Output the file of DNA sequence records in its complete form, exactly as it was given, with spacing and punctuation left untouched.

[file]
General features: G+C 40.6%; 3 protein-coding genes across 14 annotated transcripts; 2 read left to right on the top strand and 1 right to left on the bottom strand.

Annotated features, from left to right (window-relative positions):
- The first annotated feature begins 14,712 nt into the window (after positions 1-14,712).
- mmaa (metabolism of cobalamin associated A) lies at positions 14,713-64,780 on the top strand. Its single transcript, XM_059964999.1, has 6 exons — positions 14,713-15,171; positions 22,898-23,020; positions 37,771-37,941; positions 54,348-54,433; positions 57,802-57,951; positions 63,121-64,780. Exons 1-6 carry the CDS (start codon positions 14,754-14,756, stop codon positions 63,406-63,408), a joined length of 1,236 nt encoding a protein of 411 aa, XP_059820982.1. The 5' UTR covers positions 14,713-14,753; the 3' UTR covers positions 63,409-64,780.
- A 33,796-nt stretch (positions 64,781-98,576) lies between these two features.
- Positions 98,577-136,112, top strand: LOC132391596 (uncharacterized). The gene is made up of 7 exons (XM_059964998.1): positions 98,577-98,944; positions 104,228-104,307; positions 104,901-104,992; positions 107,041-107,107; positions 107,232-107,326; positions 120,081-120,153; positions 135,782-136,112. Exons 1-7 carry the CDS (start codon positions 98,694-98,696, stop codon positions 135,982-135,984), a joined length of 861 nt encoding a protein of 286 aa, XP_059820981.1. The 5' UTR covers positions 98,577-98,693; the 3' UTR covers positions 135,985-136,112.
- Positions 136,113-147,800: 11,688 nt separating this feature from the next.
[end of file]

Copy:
General features: G+C 40.6%; 3 protein-coding genes across 14 annotated transcripts; 2 read left to right on the top strand and 1 right to left on the bottom strand.

Annotated features, from left to right (window-relative positions):
- The first annotated feature begins 14,712 nt into the window (after positions 1-14,712).
- mmaa (metabolism of cobalamin associated A) lies at positions 14,713-64,780 on the top strand. Its single transcript, XM_059964999.1, has 6 exons — positions 14,713-15,171; positions 22,898-23,020; positions 37,771-37,941; positions 54,348-54,433; positions 57,802-57,951; positions 63,121-64,780. Exons 1-6 carry the CDS (start codon positions 14,754-14,756, stop codon positions 63,406-63,408), a joined length of 1,236 nt encoding a protein of 411 aa, XP_059820982.1. The 5' UTR covers positions 14,713-14,753; the 3' UTR covers positions 63,409-64,780.
- A 33,796-nt stretch (positions 64,781-98,576) lies between these two features.
- Positions 98,577-136,112, top strand: LOC132391596 (uncharacterized). The gene is made up of 7 exons (XM_059964998.1): positions 98,577-98,944; positions 104,228-104,307; positions 104,901-104,992; positions 107,041-107,107; positions 107,232-107,326; positions 120,081-120,153; positions 135,782-136,112. Exons 1-7 carry the CDS (start codon positions 98,694-98,696, stop codon positions 135,982-135,984), a joined length of 861 nt encoding a protein of 286 aa, XP_059820981.1. The 5' UTR covers positions 98,577-98,693; the 3' UTR covers positions 135,985-136,112.
- Positions 136,113-147,800: 11,688 nt separating this feature from the next.